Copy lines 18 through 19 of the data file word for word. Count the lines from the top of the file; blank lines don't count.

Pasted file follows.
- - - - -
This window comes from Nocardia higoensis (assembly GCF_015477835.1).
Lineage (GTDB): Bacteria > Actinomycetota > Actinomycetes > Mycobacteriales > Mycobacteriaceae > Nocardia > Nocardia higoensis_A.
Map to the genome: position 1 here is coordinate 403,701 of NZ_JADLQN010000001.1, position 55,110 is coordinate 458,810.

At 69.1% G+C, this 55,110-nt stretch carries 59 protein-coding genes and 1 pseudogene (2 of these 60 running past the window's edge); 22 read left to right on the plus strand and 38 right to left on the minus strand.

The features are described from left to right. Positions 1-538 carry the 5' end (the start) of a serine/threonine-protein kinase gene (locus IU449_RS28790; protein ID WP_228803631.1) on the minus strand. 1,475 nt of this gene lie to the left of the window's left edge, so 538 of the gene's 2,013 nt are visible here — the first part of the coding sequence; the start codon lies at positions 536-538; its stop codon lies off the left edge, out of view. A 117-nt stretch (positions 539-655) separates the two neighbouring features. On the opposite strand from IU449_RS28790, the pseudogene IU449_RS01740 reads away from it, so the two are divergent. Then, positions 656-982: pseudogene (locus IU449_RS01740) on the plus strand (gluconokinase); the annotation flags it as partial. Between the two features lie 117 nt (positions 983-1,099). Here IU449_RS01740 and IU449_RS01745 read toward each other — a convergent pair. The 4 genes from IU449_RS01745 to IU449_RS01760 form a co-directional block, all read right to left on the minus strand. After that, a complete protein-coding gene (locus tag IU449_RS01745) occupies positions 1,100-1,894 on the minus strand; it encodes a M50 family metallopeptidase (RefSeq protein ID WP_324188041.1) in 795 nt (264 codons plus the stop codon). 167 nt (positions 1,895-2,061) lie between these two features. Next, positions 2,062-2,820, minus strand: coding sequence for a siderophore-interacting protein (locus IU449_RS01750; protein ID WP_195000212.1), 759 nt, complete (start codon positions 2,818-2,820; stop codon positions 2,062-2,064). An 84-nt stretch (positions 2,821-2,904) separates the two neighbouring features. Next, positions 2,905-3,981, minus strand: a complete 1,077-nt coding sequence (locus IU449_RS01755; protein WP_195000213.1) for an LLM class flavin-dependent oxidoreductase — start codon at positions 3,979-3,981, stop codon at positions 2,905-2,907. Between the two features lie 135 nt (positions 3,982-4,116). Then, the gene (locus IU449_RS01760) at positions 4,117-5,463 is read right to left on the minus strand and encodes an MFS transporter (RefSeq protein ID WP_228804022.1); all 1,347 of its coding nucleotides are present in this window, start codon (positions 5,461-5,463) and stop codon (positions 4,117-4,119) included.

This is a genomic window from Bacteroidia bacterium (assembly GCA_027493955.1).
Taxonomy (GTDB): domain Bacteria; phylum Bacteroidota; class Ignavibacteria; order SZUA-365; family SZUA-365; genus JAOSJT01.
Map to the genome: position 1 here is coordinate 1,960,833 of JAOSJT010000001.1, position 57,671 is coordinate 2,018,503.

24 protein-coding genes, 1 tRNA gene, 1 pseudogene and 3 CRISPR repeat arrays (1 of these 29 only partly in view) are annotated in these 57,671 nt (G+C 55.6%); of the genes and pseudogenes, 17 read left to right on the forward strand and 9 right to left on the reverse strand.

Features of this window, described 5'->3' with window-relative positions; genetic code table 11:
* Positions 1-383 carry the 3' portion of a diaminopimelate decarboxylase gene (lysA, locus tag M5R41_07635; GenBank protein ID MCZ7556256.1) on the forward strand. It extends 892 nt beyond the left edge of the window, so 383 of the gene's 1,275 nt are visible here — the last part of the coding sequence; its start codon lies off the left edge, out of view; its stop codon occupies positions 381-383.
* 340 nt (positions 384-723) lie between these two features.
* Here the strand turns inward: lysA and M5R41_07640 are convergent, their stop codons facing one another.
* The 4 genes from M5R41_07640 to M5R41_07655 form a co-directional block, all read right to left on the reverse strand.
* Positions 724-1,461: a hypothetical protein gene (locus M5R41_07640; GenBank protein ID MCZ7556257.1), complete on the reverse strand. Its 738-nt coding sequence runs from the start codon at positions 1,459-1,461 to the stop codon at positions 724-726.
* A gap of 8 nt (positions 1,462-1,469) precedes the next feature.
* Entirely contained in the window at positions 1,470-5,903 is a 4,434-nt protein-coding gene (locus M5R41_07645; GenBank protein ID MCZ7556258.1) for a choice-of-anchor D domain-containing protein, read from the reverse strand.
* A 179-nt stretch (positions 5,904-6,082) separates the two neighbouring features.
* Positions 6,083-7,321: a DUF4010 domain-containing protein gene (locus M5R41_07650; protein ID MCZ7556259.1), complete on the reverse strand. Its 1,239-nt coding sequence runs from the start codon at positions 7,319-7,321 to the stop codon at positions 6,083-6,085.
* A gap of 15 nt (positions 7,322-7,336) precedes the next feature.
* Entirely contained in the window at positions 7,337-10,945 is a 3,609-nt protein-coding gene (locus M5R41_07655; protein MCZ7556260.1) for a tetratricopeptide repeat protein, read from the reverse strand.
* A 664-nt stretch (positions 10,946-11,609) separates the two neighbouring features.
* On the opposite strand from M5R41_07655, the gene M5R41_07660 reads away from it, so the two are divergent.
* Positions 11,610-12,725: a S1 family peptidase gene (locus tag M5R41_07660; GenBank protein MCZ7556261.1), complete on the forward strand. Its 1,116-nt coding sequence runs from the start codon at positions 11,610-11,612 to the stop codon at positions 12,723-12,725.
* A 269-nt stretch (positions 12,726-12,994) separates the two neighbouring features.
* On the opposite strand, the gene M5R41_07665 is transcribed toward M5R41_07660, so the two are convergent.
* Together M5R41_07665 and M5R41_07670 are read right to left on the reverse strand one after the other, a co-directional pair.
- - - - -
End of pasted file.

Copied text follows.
* A 179-nt stretch (positions 5,904-6,082) separates the two neighbouring features.
* Positions 6,083-7,321: a DUF4010 domain-containing protein gene (locus M5R41_07650; protein ID MCZ7556259.1), complete on the reverse strand. Its 1,239-nt coding sequence runs from the start codon at positions 7,319-7,321 to the stop codon at positions 6,083-6,085.